Individual Conflicts of Interest

Handbook of Operating Procedures 5-2010

Individual Conflicts of Interest

I. Policy Statement 

The mission of The University of Texas at Austin is to achieve excellence in the interrelated areas of undergraduate education, graduate education, research and public service. The University provides superior and comprehensive educational opportunities at the baccalaureate through doctoral and special professional educational levels. The University contributes to the advancement of society through research, creative activity, scholarly inquiry and the development and dissemination of new knowledge, including the commercialization of University discoveries. The University preserves and promotes the arts, benefits the state’s economy, serves the citizens through public programs, and provides other public service. In support of this mission, the University values and is committed to maintaining high standards of excellence, integrity, and accountability in conduct.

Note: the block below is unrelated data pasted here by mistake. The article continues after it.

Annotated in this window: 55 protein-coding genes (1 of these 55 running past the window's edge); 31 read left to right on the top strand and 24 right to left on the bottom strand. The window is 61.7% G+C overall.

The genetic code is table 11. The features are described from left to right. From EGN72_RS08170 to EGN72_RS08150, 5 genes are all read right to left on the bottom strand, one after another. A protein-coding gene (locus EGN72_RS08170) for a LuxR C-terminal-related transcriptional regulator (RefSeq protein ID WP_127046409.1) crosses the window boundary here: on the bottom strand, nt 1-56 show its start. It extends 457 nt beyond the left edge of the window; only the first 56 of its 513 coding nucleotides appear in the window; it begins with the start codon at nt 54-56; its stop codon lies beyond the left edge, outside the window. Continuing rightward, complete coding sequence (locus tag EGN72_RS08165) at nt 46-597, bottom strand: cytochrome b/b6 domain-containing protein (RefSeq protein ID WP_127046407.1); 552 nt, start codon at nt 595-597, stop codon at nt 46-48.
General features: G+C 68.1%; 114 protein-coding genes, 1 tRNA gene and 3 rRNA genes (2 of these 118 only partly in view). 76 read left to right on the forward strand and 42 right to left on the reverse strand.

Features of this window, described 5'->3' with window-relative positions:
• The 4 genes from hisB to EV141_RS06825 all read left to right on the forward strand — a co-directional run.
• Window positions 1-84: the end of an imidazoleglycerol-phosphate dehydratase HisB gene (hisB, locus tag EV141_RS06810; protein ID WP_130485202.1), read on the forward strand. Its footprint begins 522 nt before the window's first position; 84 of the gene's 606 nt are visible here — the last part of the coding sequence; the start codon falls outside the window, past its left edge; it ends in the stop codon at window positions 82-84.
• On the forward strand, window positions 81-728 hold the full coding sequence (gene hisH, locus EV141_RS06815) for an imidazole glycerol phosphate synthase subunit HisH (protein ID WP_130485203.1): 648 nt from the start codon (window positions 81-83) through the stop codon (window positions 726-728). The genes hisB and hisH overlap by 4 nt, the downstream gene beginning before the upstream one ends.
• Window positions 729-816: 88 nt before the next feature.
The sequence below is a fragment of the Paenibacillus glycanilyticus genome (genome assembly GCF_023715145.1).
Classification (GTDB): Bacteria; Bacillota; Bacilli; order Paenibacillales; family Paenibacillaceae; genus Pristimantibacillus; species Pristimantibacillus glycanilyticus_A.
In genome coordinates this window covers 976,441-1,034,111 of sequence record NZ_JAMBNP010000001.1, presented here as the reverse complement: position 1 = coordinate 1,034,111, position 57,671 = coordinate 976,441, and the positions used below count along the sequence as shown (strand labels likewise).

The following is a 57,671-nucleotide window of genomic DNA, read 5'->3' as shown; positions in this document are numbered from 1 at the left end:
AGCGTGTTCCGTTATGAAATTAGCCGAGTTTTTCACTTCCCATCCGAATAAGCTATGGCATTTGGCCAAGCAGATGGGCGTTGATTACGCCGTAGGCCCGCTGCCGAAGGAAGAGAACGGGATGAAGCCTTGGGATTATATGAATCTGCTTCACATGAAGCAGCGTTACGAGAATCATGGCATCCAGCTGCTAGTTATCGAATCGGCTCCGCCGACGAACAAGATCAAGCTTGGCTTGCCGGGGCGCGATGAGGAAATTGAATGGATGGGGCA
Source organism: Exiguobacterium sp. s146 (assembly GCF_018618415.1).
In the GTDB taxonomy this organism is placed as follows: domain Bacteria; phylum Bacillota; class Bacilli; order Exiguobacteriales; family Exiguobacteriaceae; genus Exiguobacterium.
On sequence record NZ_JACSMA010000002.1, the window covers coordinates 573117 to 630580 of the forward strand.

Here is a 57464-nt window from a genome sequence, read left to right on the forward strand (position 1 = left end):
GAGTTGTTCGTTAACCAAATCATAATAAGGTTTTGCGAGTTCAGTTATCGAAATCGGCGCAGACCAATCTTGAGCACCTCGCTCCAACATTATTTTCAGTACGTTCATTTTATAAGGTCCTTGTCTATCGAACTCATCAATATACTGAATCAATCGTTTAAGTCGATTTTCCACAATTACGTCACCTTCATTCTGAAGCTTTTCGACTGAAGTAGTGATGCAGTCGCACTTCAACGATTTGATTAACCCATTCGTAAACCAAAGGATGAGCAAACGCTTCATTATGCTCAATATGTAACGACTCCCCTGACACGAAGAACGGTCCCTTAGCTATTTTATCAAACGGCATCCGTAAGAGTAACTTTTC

II. Reason for Policy 

This conflicts of interest policy is intended to enhance the ability of the employees of the University to act ethically in accordance with those values and with the law, and to fulfill the obligation of the University and its employees to be good stewards of the resources that have been entrusted to them. The purpose of this policy is to provide an executive summary of conflict of interest laws, rules, and policies, all of which are intended to preserve the public trust in the integrity of our University employees by preventing bias or the appearance of bias in decision-making.

III. Scope & Audience 

This Conflicts of Interest Policy applies to all employees of The University of Texas at Austin.

IV. Definitions (specific to this policy) 
Conflict of Interest: